Errors in drug administration are inevitable, which only makes vigilance that much more important.
For as long as medications have been given, there have been errors in their administration. Irrespective of policies, procedures and risk-management strategies, their incidence continues – and sometimes with dire consequences. So long as human error is a contributing factor, mistakes will continue.
Whilst the elimination of all mistakes is the goal of professionalism and risk-management strategies, a reduction may be the best that can be achieved in reality. A recent case highlights how a routine procedure, combined with miscommunication, resulted in a catastrophic outcome, despite the experience and competency of the nurse involved.
The background to the case was that patient L was hospitalised for multiple conditions, including DVT and a brain hemorrhage. Patient L was commenced on IV heparin. In the early hours of the morning, the heparin infusion rate was ordered to be increased to 10.5ml/litre/hour and a bolus of 2000 units. At the time of the order, the shift was described as ‘particularly busy’. In fact, nurse A, who drew up the medication, was responsible for the medications of 11 other patients as well. The whole ward had five nurses for 38 patients, and that included a nurse unit manager, who had non-clinical administrative duties to handle. In the early hours of the night shift, nurse A collected an ampoule of heparin and drew up 4 millilitres into a syringe. Nurse A then took the medication order, ampoule and syringe to the NUM, to have her check the dosage. The NUM was on the phone making staffing arrangements for the morning shift. Nurse A’s evidence was that the manager pointed to the medication order, a gesture nurse A interpreted as the NUM confirming the order, upon which nurse A acknowledged the gesture and went and administered the injection to the patient. Tellingly, nurse A did not show the NUM the ampoule from which she had drawn the heparin. The NUM’s evidence concerning this interaction was that when nurse A presented the syringe, she noticed that it appeared to contain a large quantity of heparin and certainly more than the order for 2000 units. The NUM said that she pointed to the medication order to alert nurse A but did not stop or interrupt her telephone conversation. On finishing her phone call, the NUM hurried to find nurse A, who had already administered the heparin.
What the coroner found was that nurse A collected an ampoule of heparin, which she believed was 2500 units in 5ml, and drew 4ml into a syringe based on a concentration she believed to be 500 units per millilitre – or 2000 units in 4ml. Unwittingly, nurse A had drawn from a 25,000-unit ampoule of heparin and, in drawing 4ml, had drawn 20,000 units. The patient died shortly thereafter.
Nurse A explained that it was hospital protocol for two nurses to take an intravenous drug to the patient’s bedside to administer it together and for both nurses to check the patient at the same time. However, nurse A stated that this did not always occur in practice – due to the nurses’ night shift workloads – and that common practice was for two nurses to check the drug and the medication order and then for one nurse to administer the medication to the patient alone. Nurse A stated that she asked the NUM to check the heparin dose she had prepared for patient L, but acknowledged that she should have waited for the NUM to accompany her whilst she administered it.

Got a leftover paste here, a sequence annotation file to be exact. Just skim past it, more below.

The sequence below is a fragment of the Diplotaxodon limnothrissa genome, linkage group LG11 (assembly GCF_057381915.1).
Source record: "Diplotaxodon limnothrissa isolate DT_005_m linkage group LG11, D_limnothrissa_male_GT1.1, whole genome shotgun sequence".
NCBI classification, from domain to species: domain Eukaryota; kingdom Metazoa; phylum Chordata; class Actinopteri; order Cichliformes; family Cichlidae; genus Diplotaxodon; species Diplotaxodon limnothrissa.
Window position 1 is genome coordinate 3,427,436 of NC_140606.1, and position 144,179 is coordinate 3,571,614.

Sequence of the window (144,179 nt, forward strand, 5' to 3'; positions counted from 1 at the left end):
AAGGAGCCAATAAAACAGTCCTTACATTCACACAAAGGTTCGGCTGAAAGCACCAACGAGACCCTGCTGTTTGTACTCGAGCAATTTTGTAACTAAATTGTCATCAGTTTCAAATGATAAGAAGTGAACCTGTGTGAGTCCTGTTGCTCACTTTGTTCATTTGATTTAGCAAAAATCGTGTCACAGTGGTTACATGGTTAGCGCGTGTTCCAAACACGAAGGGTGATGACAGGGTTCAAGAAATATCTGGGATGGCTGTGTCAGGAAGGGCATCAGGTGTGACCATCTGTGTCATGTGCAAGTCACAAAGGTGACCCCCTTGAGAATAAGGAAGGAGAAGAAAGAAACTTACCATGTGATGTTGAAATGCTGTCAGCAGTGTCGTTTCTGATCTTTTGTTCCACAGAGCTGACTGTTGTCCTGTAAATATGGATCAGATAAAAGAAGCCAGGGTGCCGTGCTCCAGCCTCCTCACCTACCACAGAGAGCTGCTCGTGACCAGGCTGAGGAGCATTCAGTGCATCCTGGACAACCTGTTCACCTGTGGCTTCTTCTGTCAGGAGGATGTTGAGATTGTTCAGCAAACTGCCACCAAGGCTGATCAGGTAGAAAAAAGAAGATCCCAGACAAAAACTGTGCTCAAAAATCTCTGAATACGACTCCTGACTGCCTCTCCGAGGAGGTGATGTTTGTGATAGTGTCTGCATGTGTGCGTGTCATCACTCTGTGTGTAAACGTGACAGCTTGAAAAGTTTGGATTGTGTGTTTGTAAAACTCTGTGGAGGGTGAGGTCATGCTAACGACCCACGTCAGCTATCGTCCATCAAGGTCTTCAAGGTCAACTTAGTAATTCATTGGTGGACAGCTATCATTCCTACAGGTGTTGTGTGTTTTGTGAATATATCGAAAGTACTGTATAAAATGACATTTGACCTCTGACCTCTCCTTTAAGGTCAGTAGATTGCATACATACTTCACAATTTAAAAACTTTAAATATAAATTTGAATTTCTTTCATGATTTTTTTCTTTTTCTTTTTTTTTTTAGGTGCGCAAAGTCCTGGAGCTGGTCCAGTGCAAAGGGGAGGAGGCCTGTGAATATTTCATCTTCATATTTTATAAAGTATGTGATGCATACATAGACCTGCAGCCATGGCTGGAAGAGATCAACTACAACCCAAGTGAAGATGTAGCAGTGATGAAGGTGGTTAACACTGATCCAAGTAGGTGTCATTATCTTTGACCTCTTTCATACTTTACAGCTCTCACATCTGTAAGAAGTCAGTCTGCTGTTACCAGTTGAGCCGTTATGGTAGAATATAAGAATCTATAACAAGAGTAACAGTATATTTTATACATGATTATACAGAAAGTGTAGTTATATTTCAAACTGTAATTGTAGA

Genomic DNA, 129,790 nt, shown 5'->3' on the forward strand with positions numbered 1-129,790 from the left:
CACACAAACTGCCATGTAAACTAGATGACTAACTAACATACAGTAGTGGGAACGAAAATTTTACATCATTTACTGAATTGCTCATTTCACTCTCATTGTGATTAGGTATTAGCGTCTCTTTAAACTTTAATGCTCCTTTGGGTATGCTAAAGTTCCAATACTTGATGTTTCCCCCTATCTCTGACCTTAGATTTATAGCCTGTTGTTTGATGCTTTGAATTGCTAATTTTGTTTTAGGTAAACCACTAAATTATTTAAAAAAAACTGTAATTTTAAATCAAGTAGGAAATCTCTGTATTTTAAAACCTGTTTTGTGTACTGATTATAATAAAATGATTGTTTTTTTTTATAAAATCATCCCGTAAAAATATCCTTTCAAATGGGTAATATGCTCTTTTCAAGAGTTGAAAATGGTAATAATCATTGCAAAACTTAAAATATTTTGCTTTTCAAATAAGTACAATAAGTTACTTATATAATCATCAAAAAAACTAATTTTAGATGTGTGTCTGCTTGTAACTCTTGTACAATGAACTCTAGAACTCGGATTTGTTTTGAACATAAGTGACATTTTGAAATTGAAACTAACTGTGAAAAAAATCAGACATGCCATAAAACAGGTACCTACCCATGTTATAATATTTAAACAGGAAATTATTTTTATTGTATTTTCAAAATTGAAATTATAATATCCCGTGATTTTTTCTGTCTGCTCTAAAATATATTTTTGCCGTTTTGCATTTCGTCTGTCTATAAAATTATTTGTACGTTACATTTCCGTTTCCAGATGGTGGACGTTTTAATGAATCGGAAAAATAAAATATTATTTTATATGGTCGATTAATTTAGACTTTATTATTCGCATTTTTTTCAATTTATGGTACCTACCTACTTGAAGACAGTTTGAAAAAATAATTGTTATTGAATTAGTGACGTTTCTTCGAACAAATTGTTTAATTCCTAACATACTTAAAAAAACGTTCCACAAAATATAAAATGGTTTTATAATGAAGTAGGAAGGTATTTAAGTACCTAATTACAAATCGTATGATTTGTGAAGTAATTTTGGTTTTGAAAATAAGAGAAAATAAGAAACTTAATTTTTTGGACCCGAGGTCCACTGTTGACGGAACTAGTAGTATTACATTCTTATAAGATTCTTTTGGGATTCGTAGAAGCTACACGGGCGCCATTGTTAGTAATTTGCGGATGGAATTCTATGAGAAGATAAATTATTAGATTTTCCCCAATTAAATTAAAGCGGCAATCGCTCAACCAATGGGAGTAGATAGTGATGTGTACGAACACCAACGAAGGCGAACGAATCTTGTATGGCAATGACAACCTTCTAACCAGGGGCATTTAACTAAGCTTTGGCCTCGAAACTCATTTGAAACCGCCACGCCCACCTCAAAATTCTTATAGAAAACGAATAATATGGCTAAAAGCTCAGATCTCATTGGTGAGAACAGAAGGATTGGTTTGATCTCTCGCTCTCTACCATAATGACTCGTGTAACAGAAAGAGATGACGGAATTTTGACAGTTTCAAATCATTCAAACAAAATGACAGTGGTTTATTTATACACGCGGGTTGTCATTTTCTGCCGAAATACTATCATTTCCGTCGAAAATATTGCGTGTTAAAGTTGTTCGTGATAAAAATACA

The coroner sympathetically referred to the human contribution to medication errors.
“Errors are common and … slips are usually caused by failure to monitor a highly routine action and … are much more likely when limited cognitive resources are compromised by haste, inattention, distraction or fatigue,” the coroner wrote. Further, the coroner stated that the medication error of infusing the increased heparin dose “was due to a human error in the settings of systems failure” and that this did “… not imply any lack of care on the part of the individual nurses involved; and accept that they were doing their best in the circumstances, which included a busy shift”.
The coroner made no sanctions against the nurse but did make recommendations concerning colour-coding of labels on different concentrations of medicines.
Little wonder that as part of the AHPRA charter of protecting the community from unprofessional and unsafe practice(s) it has on occasion refused to register – or has de-registered – nurses in relation to issues of incompetency and/or unsafe medication management. This was undertaken in one case in 2012, where a nurse was noted to have caused a number of “near misses” in relation to potential medication errors. Hence, to be unprofessional and a danger does not require an actual medication error with catastrophic consequences.
Obviously, it is absolutely impossible to eliminate all medication errors, as to err is to be human. This axiomatically does not suggest complacency or anything less than striving for zero mistakes. What this case does highlight is that vigilance needs to be at the forefront of nursing and midwifery practice. Time pressures, workloads, familiarity and experience can lull even the most dedicated and committed nurses and midwives into cutting corners. As the coroner wrote, the matter “had taken a tremendous effect on her (nurse A) personally”. As George Bernard Shaw said, “success does not consist in never making mistakes but in never making the same one a second time”, which is equally valid in reference to others’ mistakes and the burden they have had to endure.
Scott Trueman is a lecturer in the school of nursing, midwifery and nutrition at James Cook University.Do you have an idea for a story?
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